It was always a delight to pull out an old family album or scrapbook and take a trip down memory lane. It’s even more exciting when we get our hands on an ancestor’s scrapbook. Unfortunately back in the day we never heard of anything like “archival quality paper” to preserve precious childhood treasures. Today some of those treasures are in pretty sad shape.
It dawned on me a while back that my family history blog had turned into a sort of scrapbook. It wasn’t anything I planned. It just happened. I thought for a while and decided I liked it. Apparently my family does too. My subscribers list is growing and many of them are family with a surprising number of childhood friends too.
What does it take to build a scrapbook blog? Not much. My Moultrie Creek Journal blog is hosted at WordPress.com using the personal plan ($36/year). This gives me a domain name along with 6GB of storage for images, movies and PDF documents along with a broad range of site themes. I’m using the Fictive theme which has a simple, but eye-catching design and supports post formats – a different look for each post type (text, image, video, quote, etc.).
What really makes WordPress a great platform for a family history scrapbook is its social networking integrations. Family and friends can subscribe to receive new posts via email or newsreader and WordPress will “announce” each new post at my choice of social networks where family members are known to hang out. WordPress also has an impressive commenting system that works much like Facebook so visitors can add their own comments, photos and other ephemera to the conversation.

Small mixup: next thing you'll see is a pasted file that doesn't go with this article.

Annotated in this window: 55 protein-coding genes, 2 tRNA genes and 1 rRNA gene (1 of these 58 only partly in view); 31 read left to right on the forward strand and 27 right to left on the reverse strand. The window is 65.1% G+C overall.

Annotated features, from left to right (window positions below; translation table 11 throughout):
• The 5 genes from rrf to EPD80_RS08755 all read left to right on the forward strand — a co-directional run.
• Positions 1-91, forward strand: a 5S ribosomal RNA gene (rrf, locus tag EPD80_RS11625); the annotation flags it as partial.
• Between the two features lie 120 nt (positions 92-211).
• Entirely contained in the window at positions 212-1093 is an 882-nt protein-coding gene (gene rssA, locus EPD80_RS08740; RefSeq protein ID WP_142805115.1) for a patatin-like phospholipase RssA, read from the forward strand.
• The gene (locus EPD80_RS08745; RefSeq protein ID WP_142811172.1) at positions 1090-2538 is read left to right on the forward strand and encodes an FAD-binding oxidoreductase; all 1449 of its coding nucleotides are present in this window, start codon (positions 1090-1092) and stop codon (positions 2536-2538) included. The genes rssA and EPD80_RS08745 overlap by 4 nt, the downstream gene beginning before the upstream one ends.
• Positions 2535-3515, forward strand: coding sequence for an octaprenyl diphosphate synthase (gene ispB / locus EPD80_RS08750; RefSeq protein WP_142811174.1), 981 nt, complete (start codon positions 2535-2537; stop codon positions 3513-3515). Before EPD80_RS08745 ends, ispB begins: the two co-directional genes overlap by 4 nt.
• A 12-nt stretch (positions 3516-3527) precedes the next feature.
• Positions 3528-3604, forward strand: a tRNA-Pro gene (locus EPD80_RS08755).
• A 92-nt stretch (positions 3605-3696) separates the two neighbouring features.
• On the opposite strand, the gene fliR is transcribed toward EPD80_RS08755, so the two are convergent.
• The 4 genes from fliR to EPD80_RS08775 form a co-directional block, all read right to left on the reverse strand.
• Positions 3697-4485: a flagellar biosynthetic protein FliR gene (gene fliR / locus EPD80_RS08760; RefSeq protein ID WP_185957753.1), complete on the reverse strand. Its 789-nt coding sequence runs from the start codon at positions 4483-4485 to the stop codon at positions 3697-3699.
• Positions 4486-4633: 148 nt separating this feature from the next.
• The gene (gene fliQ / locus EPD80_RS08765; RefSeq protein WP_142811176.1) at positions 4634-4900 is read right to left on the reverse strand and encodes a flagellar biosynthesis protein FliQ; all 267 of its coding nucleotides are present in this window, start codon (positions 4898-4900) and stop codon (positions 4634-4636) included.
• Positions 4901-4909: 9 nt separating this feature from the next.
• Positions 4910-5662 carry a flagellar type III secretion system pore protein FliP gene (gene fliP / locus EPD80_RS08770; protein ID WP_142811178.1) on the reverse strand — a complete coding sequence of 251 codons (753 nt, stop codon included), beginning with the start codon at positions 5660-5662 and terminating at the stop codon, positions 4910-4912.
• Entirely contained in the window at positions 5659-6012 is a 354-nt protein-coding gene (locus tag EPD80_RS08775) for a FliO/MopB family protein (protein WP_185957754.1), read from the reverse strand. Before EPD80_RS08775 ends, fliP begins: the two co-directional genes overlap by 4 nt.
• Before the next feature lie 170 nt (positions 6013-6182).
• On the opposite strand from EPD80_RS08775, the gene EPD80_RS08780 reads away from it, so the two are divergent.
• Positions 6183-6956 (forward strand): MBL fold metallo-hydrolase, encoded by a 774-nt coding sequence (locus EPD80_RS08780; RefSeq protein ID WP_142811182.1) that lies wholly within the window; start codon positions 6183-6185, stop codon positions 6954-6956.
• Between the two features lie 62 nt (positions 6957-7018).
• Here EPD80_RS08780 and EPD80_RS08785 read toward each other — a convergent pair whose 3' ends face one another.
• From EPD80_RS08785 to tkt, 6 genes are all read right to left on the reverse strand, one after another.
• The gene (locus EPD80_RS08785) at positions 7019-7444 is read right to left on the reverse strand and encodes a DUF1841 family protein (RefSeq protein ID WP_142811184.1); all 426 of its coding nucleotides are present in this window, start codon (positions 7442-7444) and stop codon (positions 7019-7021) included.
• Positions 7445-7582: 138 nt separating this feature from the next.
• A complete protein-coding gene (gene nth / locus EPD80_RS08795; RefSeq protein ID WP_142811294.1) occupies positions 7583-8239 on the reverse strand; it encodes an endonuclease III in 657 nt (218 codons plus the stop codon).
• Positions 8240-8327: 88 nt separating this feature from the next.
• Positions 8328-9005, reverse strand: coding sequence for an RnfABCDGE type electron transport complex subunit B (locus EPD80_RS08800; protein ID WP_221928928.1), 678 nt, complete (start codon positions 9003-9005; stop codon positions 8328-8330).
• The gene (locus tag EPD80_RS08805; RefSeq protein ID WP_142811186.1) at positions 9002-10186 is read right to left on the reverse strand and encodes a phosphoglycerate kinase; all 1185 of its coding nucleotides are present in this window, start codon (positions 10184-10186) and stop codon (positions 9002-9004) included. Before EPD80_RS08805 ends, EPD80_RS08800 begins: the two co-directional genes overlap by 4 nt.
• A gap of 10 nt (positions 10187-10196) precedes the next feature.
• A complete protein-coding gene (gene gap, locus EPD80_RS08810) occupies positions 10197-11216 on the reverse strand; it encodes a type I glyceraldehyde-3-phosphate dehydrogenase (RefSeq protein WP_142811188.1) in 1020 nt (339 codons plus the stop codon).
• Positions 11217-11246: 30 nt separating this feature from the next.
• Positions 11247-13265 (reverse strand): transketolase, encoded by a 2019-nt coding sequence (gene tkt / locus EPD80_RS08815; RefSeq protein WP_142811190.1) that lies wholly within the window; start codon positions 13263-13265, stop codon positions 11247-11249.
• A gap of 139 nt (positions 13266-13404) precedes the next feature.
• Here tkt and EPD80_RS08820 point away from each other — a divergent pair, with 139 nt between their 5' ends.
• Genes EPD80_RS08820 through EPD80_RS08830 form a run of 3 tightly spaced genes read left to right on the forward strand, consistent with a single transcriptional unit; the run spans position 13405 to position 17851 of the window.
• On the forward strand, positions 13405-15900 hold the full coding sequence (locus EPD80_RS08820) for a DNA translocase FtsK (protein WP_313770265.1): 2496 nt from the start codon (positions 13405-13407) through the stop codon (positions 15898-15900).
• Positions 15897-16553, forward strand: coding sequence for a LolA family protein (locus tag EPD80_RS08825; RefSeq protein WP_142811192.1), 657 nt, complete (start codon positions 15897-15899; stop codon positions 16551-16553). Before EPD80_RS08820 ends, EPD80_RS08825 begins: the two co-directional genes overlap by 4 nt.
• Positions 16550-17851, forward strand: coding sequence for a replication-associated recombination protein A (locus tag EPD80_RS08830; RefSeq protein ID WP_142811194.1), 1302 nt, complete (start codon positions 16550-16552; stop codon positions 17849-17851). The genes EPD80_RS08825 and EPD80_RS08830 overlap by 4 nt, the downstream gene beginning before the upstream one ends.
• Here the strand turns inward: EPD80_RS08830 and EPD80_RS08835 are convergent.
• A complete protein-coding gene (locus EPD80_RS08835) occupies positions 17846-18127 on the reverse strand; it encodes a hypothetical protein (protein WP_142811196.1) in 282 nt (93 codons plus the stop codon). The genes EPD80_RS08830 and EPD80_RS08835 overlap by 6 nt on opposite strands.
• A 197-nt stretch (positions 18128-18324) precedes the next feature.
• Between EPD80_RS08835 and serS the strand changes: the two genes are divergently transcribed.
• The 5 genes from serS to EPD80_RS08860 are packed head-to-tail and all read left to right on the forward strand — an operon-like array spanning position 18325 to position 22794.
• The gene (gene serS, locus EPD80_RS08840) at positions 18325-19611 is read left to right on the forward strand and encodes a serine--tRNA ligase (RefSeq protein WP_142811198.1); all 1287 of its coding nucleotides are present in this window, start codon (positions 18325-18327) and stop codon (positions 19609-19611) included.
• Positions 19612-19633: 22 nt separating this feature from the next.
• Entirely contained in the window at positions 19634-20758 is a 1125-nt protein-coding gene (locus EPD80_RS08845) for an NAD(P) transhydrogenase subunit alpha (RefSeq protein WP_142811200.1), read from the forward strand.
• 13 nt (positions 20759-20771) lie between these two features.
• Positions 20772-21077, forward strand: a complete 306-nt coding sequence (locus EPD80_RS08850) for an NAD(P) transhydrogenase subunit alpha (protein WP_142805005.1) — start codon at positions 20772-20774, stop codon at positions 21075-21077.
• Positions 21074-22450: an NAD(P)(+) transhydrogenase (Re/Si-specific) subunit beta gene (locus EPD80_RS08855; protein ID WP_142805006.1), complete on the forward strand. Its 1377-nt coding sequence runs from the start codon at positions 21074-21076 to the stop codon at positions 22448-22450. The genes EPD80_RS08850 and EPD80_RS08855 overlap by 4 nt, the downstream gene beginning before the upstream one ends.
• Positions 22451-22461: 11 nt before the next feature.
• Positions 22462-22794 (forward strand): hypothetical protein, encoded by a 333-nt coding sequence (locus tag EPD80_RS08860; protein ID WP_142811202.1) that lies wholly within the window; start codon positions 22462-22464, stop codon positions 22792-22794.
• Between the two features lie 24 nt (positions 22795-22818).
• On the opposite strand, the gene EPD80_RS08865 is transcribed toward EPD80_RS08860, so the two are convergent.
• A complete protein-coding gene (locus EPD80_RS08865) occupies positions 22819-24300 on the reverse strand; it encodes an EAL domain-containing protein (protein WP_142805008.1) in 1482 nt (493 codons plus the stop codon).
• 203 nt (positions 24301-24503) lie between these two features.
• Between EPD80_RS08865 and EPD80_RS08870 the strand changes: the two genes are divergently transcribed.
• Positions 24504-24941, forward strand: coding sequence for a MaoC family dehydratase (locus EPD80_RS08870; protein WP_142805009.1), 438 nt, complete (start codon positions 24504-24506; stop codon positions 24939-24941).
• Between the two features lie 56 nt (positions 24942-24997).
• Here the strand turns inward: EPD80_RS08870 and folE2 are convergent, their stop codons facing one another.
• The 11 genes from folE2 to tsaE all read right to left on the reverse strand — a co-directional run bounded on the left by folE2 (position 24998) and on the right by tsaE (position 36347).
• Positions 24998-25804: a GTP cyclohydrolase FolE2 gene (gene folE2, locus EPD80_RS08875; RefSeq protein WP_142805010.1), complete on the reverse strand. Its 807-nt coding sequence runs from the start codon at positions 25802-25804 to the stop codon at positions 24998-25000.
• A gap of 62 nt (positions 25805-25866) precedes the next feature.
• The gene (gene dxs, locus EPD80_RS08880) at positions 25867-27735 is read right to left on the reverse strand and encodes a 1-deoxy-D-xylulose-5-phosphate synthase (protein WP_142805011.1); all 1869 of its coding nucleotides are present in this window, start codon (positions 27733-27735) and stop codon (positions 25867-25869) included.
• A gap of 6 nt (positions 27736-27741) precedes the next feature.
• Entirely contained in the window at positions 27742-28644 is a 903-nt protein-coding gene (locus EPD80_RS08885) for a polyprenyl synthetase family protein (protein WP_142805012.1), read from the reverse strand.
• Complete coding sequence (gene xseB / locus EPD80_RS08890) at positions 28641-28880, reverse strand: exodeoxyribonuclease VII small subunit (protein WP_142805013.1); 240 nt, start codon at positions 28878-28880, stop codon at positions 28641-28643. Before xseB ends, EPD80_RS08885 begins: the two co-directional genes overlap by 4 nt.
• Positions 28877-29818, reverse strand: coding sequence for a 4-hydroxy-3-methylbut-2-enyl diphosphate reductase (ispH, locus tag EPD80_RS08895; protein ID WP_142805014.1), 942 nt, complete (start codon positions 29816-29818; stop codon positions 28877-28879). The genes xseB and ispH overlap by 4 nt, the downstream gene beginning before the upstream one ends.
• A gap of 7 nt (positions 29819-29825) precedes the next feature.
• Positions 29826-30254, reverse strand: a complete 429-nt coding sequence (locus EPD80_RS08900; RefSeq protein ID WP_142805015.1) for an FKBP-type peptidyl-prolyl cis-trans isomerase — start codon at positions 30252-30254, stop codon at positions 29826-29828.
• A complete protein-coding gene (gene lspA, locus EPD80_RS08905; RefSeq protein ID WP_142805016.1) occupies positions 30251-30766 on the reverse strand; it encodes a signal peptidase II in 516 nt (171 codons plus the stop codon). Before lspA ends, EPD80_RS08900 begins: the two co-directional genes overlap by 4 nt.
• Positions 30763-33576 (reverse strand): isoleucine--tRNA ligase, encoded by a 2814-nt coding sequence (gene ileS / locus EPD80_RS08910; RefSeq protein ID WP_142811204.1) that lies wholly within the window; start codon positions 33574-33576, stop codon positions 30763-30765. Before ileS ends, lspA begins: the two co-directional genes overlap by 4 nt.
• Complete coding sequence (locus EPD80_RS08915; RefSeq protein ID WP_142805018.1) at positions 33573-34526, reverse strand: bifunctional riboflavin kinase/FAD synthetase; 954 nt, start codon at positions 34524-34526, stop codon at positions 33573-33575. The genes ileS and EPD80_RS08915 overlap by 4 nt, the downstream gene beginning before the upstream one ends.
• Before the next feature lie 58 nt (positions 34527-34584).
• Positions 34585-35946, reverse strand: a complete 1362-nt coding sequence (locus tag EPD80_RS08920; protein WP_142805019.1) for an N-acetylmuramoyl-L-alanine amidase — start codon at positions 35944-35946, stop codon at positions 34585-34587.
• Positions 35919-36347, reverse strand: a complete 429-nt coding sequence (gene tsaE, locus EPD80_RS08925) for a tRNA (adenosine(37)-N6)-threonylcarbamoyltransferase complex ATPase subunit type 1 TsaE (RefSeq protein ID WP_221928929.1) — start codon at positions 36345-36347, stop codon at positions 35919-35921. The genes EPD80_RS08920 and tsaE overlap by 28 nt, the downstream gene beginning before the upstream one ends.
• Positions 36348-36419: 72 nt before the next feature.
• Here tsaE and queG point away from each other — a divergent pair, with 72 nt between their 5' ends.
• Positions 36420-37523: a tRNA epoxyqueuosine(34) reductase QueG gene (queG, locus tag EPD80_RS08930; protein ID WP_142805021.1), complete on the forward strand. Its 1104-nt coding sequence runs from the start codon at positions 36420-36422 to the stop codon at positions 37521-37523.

One of the very nice things about blogging your family history is that it will attract more than just your “close” relatives. Blogs are very search-friendly and it’s not unusual to have a distant relative discover your online scrapbook. They may even have useful information to pass on – like who is that unknown person in a family photo.
Using a blog as a scrapbook doesn’t limit your creative urges either. I like to create collage-style graphics like the one you see above and use them as the “focus” image at the beginning of a post. It attracts attention and provides time and place for the story that follows.
Blogs are surprisingly versatile and a great place to get creative. Even better, it can attract attention and start conversations you never expected. It’s definitely worth a look!
A page from my childhood scrapbook Did you keep a scrapbook in your childhood? Was it something like this – black pages with all kinds of ephemera pasted or taped to the pages? It’s always a delight to pull out an old photo album or scrapbook and take a trip down memory lane. It’s even more exciting when we get our hands onto an ancestor’s scrapbook. Unfortunately none of us ever heard of…
Did you keep a scrapbook in your childhood? Was it something like this – black pages with all kinds of ephemera pasted or taped to them?